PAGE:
If having a good all-round knowledge of the body is important to you, then I think your best bet is to go for GEM or study medicine abroad.

What was your foundation year in? If it was a foundation year in medicine, why weren't you able to progress to the first year of medical school?
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geniequeen48
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It was a foundation year in medicine but only around 25 can transfer to medicine. The medical school required a 70% average across all modules but they emphasized they needed a 70% in the chemistry module. I got the 70% average but for chemistry I got 67%.

I'm not allowed to study medicine abroad. I have the choice to go back and try again in year 1 but this time it's first year medicine with 60% average being required. But that means if I fail I lose the years of student finance because I would have already taken 2 years of uni and I would probably look for another course at another university. My parents want me to look for an entirely different university course but my a level grades are limiting (BBC). Knowing how much more competitive GEM is compared to undergraduate med is it seems silly for them to suggest I do an entirely different degree and think about GEM after because of the financial situations as well.
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geniequeen48
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read above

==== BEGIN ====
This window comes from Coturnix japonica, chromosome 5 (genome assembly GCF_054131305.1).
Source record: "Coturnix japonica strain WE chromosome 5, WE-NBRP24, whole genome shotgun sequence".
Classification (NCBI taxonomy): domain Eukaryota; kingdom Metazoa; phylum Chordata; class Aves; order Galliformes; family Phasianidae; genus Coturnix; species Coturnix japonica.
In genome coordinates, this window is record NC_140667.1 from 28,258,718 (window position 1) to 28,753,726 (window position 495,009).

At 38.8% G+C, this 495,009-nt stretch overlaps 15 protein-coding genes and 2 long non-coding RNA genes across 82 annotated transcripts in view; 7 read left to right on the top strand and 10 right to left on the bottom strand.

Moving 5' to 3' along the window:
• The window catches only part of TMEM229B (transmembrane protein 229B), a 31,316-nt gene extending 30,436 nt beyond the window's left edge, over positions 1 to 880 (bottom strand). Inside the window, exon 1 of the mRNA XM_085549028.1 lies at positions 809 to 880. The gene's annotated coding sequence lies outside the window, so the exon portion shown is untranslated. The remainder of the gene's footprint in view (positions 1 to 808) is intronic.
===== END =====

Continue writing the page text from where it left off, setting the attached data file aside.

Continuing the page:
(Original post by ltsmith)
why not apply again?
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ltsmith
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(Original post by geniequeen48)
read above
then your only option is GEM.

remember

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ecolier
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(Original post by ltsmith)
...
Except being born to a rich family, or winning the lottery

OP sorry to be off-topic, but listen to Democracy, Royal Oak and ltsmith.
Last edited by ecolier; 4 weeks ago
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geniequeen48
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so you're saying it's better to do another degree entirely then do GEM rather than go to uni for one more try?
(Original post by ecolier)
Except being born to a rich family, or winning the lottery

OP sorry to be off-topic, but listen to Democracy, Royal Oak and ltsmith.
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ecolier
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(Original post by geniequeen48)
so you're saying it's better to do another degree entirely then do GEM rather than go to uni for one more try?
Your options are:

(1) leave your course now, retake A-Levels and then apply to undergrad medicine
(2) continue your course then apply to GEM